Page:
Last-Lap Incident Creates Mayhem In Long Beach

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A last-lap incident during Saturday's IMSA WesatherTech SportsCar Championship event in Long Beach jumbled the GT Le Mans finishing order. (IMSA Photo)

DAYTONA BEACH, Fla. – Antonio Garcia was a quarter mile from a second consecutive IMSA WeatherTech SportsCar Championship victory and a share of the GT Le Mans class points lead in Saturday’s BUBBA burger Sports Car Grand Prix at Long Beach.

Instead, he and his No. 3 Corvette Racing Chevrolet Corvette C7.R co-driver, Jan Magnussen, wound up fifth and now trail No. 66 Ford GT co-drivers Dirk Mueller and Joey Hand – who had their own disastrous race in Long Beach – by two points, 91-89, with three of 11 races in the books.

Coming to the checkered flag, Garcia encountered a completely blocked race track at the exit of the Turn 11 hairpin. Jens Klingmann in the No. 96 Turner Motorsport BMW, Jeff Segal’s No. 86 Michael Shank Racing Acura and the No. 15 3GT Racing Lexus driven by Robert Alon were stopped near the outside wall at the exit of the turn following an incident.

Tom Kimber-Smith in the No. 52 PR1/Mathiasen Motorsports Ligier LM P2 car stopped on course when he encountered the incident, blocking the inside lane, with Joao Barbosa in the No. 5 Mustang Sampling Cadillac DPi and Jeroen Mul in the No. 16 Change Racing Lamborghini stacked up behind him.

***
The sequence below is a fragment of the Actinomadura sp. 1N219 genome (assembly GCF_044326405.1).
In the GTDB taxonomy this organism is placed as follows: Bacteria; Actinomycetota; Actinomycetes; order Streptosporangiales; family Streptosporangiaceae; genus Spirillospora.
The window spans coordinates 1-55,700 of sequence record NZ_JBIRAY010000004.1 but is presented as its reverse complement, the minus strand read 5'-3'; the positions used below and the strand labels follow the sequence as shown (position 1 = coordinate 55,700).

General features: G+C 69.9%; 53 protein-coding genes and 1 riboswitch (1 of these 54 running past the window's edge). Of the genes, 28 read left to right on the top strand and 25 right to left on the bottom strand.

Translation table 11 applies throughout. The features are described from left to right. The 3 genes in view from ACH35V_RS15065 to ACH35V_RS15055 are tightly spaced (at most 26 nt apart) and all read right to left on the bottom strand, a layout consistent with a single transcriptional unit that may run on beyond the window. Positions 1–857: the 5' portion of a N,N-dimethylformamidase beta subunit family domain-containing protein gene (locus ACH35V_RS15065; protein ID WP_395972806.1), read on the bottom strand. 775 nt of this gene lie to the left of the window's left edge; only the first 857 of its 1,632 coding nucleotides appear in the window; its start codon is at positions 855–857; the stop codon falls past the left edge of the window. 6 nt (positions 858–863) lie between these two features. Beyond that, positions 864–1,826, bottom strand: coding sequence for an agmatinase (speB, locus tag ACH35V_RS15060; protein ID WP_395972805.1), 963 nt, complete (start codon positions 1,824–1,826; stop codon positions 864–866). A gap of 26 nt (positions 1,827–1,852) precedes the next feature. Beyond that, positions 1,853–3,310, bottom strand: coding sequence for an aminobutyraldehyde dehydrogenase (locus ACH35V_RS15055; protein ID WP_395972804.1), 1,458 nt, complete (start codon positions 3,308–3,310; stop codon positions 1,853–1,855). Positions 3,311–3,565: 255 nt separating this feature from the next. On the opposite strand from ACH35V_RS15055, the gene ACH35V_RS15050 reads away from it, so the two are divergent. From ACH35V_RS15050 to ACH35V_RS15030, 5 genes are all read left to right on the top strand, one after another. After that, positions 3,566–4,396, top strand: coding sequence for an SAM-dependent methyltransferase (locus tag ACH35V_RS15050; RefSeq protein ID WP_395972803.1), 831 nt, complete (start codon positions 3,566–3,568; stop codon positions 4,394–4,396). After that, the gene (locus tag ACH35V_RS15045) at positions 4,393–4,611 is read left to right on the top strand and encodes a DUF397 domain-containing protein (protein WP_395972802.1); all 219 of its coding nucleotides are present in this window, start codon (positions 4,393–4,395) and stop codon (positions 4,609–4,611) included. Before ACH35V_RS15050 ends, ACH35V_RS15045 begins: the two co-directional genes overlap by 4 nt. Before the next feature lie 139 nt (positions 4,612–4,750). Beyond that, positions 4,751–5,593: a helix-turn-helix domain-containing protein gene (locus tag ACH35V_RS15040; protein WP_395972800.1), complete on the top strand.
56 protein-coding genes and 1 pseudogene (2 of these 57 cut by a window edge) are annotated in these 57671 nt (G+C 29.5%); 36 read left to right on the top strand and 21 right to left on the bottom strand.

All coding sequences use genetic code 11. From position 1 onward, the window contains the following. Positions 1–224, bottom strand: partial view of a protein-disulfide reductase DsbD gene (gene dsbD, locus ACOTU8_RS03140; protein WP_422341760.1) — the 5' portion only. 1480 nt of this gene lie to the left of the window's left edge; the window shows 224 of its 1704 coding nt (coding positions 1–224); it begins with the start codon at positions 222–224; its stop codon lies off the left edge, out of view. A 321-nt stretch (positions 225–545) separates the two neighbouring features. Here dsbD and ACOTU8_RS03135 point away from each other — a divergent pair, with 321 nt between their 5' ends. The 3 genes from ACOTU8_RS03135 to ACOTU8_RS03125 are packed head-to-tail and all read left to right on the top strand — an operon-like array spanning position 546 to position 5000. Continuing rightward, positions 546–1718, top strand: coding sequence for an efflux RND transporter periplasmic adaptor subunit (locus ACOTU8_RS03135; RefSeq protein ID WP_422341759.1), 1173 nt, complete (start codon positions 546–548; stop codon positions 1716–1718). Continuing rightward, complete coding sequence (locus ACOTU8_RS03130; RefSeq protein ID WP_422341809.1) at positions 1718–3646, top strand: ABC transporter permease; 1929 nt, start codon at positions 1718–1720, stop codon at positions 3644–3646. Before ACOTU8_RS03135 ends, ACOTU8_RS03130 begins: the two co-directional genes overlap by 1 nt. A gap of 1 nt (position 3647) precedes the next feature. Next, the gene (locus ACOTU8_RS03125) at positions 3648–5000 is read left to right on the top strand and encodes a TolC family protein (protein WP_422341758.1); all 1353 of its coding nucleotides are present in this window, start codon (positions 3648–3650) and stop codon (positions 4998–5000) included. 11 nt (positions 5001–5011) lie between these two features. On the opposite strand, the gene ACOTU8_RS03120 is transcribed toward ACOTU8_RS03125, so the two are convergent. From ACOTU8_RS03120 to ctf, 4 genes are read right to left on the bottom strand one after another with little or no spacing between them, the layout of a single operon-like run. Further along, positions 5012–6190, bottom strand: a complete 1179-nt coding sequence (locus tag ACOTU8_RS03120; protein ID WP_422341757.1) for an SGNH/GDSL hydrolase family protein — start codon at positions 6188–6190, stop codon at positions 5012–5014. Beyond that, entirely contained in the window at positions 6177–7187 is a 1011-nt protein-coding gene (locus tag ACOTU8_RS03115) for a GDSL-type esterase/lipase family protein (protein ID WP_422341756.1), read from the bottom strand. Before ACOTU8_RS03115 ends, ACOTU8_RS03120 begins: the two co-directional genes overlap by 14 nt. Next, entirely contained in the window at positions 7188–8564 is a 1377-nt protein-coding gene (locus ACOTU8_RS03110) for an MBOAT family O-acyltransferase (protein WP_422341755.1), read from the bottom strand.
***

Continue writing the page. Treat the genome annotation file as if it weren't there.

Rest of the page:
Garcia paused momentarily when he arrived on the scene before choosing an outside lane that was blocked by the Nos. 96, 86 and 15 cars, while teammate Tommy Milner hung to the inside in the No. 4 Corvette with Richard Westbrook in the No. 67 Ford GT right behind him.

Moments later, Kimber-Smith pulled away from the scene, followed closely by Barbosa and Mul, and very shortly thereafter, Milner, Westbrook, the No. 912 Porsche of Kevin Estre and the No. 25 BMW of Alexander Sims, who went on to finish the GTLM race in positions 1-4, ahead of Garcia, who wound up fifth.

“I’ve never been part of a finish like that,” Garcia said after the race. “It’s for sure very difficult to go through; I’m very confused with how the officials judged both incidents in the last corner. Our No. 3 Corvette team did everything we needed to do in order to have the best chance at another victory. I don’t understand the ending and unfortunately for us the results are what they are. All we can do is put ourselves in position to go for a win the next race in Austin.”

IMSA race control determined that what Garcia encountered was an incident in progress, and he became part of the incident. Those cars that made it through the incident scene did not get involved so the results as the cars crossed the finish line stood.

Milner – whose only stint in the lead was from the exit of the hairpin to the finish line – was sympathetic to his teammate after the race. However, he noted a similar experience in the hairpin earlier on cost him a few positions as well.

“In the last corner at the end, my first reaction was that the race was over,” Milner said. “Antonio had a gap over me and also over the (No.) 67. I figured it would end up like that but I heard on the radio that there was another crash at the hairpin.

“At first the track was clear and then it wasn’t. I was in that exact situation earlier in the race and went to the outside; it didn’t work and I lost a spot there. I went to the inside this time, and it opened up. When I got out of the hairpin, I saw green but thought the race was over until they told me on the radio that we had won. It was definitely an unusual way to take a victory.”

The No. 66 team, meanwhile, wound up eighth in GTLM after an opening-lap incident with the No. 62 Ferrari and the No. 22 Nissan DPi. Hand and Mueller opened the year with a Rolex 24 At Daytona victory and a second-place run in the Mobil 1 Twelve Hours of Sebring Fueled by Fresh From Florida.